“When I went to school I benefited from the system. They paid for my fees from Form Three up to university. A normal state should not allow a child to work for education, whether in Chisumbanje or a tea estate. It must be a matter of principle that a child cannot work for their education. Its torcher to say that a child must work for his or her education because the right to education is a right protected in the Constitution and the Constitution says the State must take all reasonable measures to ensure that every child enjoys the right to basic education. Of which that right to basic education should not be subject to the availability of resources.”
Dr Moyo added that where parents cannot afford to pay for fees for their child’s education the State should assume that role as its constitutional obligation. “Of which when the State does that, it is not doing anyone a favour.You should really understand this. It is using public funds to make sure it achieves a very important social goal of educating its nation. There are no favours there,” refuted the human rights expert, after he had been asked where to draw the line between child labour and CSR by companies in their community developmental programmes for OVCs and disadvantaged families.
According to the International Labour Organisation (ILO) the term “child labour” is often defined as work that deprives children of their childhood, their potential and their dignity, and that is harmful to physical and mental development. It refers to work that interferes with their schooling by either depriving them of the opportunity to attend school, obliging them to leave school prematurely, or requiring them to attempt to combine school attendance with excessively long and heavy work.
The Zimbabwean law sets 16 as the minimum age for employment and prohibits children under 18 from performing hazardous work. The ILO however adds that children’s participation in work that does not affect their health and personal development or interfere with their schooling, is generally regarded as being something positive. This includes activities such as helping their parents around the home, assisting in a family business or earning pocket money outside school hours and during school holidays, which is very dominant in most developing countries
Dr Moyo’s cautioning comes on the heels of Zimbabwe’s ratification of the Protocol of 2014 to the Forced Labour Convention of 1930, which was signed on May 22. It became the 32nd country worldwide to ratify the Protocol. By ratifying the instrument, Zimbabwe demonstrated its firm commitment to combating forced labour in all its forms.
The Protocol, adopted by an overwhelming majority by the International Labour Conference in 2014, calls on ratifying States to adopt effective measures to combat forced labour, including debt bondage, forced domestic labour or trafficking in persons, and to protect victims and ensure their access to remedies and compensation.
Last year there were reports that children as young as 11 were working on tobacco farms, often in hazardous conditions, to earn school fees or supplement the family income. This was happening secretly. Some of the workers at the farms including the children were exposed to nicotine and toxic pesticides and suffered symptoms consistent with poisoning such as nausea and vomiting. Reports of children, especially girl child in apostolic sects particularly in Marange and Mutasa areas, that still do not attend school up to adolescents stage are still rife, but little is done or a selective approach is taken to enforce the law on them because of harbored interests by powerful politicians that want votes during elections.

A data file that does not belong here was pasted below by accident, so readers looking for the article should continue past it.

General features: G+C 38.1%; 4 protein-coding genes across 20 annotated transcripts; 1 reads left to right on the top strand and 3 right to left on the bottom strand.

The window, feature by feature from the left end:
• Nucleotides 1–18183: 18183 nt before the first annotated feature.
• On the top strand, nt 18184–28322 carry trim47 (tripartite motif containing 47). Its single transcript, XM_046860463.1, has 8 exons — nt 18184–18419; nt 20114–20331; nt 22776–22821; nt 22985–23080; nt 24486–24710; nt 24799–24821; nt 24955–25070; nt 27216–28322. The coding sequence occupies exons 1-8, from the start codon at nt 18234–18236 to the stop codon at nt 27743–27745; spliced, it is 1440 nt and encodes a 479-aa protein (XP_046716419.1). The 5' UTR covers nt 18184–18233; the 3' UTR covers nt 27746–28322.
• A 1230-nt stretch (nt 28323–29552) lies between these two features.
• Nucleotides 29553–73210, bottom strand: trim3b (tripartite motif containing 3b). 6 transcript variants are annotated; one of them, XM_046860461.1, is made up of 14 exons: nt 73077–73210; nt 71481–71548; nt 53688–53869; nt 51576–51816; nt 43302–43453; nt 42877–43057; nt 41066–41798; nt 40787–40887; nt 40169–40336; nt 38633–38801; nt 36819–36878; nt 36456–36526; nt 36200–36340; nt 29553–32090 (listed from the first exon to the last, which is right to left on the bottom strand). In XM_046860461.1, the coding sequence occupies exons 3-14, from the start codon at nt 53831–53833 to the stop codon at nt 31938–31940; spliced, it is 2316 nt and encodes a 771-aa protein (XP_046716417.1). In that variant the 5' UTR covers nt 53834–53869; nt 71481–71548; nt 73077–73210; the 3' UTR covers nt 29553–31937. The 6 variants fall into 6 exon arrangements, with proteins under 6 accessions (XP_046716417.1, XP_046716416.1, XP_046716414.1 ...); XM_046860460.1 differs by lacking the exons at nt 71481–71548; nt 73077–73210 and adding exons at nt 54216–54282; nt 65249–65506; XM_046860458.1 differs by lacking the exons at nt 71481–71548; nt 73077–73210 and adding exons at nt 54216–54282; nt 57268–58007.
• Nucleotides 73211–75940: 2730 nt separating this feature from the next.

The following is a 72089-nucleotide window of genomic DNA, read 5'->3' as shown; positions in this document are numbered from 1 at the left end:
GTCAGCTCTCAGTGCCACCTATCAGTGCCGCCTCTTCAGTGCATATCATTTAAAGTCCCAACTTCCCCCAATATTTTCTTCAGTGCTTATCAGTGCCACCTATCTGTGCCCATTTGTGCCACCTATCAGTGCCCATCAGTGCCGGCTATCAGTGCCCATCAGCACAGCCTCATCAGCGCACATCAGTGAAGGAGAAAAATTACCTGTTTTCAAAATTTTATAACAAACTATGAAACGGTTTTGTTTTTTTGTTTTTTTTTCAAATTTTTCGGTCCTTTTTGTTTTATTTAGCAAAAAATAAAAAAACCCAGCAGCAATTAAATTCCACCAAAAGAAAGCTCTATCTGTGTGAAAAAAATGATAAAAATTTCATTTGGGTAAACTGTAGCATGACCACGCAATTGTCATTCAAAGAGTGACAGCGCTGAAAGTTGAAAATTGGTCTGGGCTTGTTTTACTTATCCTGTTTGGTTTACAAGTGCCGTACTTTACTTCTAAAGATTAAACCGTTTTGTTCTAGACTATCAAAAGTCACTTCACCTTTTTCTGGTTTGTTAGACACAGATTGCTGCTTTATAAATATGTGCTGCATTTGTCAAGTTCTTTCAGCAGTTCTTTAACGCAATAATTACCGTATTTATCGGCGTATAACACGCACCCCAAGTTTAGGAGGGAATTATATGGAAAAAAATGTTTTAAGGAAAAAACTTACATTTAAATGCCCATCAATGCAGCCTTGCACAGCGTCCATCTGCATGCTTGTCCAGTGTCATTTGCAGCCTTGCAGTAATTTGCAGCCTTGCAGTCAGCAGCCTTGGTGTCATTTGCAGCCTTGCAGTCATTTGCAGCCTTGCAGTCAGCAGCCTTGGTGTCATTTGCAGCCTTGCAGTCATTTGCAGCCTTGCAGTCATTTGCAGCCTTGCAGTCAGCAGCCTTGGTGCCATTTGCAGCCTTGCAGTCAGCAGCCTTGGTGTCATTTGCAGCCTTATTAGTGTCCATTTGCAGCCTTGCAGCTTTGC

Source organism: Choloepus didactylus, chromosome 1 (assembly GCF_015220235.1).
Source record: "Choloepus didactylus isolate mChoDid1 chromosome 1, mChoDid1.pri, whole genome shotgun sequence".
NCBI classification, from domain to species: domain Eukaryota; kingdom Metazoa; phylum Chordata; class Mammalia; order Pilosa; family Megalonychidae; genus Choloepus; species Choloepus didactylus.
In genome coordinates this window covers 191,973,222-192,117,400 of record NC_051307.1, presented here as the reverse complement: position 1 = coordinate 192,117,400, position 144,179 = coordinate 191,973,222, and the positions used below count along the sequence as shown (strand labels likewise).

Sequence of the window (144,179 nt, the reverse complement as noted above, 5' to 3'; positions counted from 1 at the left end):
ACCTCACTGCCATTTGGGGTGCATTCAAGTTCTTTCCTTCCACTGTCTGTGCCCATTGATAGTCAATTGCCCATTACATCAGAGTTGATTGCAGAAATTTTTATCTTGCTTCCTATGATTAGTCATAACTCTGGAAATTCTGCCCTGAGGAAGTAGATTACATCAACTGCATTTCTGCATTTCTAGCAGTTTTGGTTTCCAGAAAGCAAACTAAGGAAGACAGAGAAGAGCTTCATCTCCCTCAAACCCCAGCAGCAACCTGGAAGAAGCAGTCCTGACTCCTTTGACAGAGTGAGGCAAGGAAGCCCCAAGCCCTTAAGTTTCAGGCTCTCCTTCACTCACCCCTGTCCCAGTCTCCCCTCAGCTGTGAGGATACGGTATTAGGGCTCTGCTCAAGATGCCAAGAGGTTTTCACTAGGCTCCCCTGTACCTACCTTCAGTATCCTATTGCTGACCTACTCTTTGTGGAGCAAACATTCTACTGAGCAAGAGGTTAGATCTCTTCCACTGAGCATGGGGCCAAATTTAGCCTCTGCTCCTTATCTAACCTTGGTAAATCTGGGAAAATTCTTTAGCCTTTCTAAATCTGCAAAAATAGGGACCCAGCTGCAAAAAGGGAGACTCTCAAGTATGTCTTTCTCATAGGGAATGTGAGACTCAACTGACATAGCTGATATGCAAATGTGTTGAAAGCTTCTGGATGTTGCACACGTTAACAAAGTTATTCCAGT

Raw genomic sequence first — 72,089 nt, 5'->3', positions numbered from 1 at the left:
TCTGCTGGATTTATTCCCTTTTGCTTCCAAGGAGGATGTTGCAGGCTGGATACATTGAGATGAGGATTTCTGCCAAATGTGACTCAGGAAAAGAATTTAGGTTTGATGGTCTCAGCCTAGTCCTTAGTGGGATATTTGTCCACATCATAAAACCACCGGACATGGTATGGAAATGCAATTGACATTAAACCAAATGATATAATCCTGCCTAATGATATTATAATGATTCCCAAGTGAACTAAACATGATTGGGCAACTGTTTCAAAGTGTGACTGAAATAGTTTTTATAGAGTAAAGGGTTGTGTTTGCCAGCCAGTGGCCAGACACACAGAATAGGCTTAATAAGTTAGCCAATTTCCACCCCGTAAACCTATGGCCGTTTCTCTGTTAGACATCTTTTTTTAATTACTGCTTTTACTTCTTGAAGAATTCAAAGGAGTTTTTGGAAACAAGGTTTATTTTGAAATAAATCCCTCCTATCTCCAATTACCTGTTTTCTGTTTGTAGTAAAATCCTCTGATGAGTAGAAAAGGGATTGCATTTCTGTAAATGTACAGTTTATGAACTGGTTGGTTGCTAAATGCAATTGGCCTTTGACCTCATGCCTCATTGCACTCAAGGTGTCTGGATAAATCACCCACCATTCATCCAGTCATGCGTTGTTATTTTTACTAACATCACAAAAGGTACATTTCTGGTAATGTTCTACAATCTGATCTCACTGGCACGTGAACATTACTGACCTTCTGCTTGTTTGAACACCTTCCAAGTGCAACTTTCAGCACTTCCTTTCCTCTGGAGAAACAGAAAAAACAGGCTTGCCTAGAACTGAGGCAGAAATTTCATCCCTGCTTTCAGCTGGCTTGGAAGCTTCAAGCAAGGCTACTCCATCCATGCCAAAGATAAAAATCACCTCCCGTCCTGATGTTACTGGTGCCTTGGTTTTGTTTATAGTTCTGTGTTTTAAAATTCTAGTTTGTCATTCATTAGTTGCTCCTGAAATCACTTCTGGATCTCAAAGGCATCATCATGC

Section 27 of the Zimbabwe Constitution declares that the State must take all practical measures to promote free and compulsory basic education for children; and higher and tertiary education. The State must take measures to ensure that girls are afforded the same opportunities to obtain education as boys at all levels.
Article 75 of the Constitution which focuses on the right to education further states that, “Every citizen and permanent resident of Zimbabwe has a right to a basic State-funded education, including adult basic education; and further education, which the State, through reasonable legislative and other measures, must make progressively available and accessible.”
Although the Government has put measures to address the issue of funding, first by stating that no child should be sent home for failing to pay school fees, school fees on its own is not the major concern as there are other costs such as school levies, books and other material needs.
Then there is the Basic Education Assistance Module (BEAM), a programme that is aimed at funding the education of vulnerable children in society. Early this year in February, government revealed that over one million children across the country applied to the Ministry of Public Service, Labour and Social Welfare to be considered under the BEAM, but only 415 900 disadvantaged children countrywide were selected. So what happens to those not selected is the next question in the wake of the escalating harsh economic environment. If they get offers for work what are the odds of refusing? This becomes the sad reality check most disadvantaged children are exposed to with out government education support.
The Minister of Finance and Economic Development Professor Mthuli Ncube first allocated $25 million for BEAM for the 2019 budget, but an additional $63 million was later released in August to clear school fees arrears accrued through BEAM.
Dr Moyo in his parting shot said ‘real’ constitutionalism which is not selective irrespective of one’s wealth, political office, creed or race is the only way to go to sustainably build a better Zimbabwe, other than that, he foresees darker days to come of gross child labour or exploitation and more human rights violations.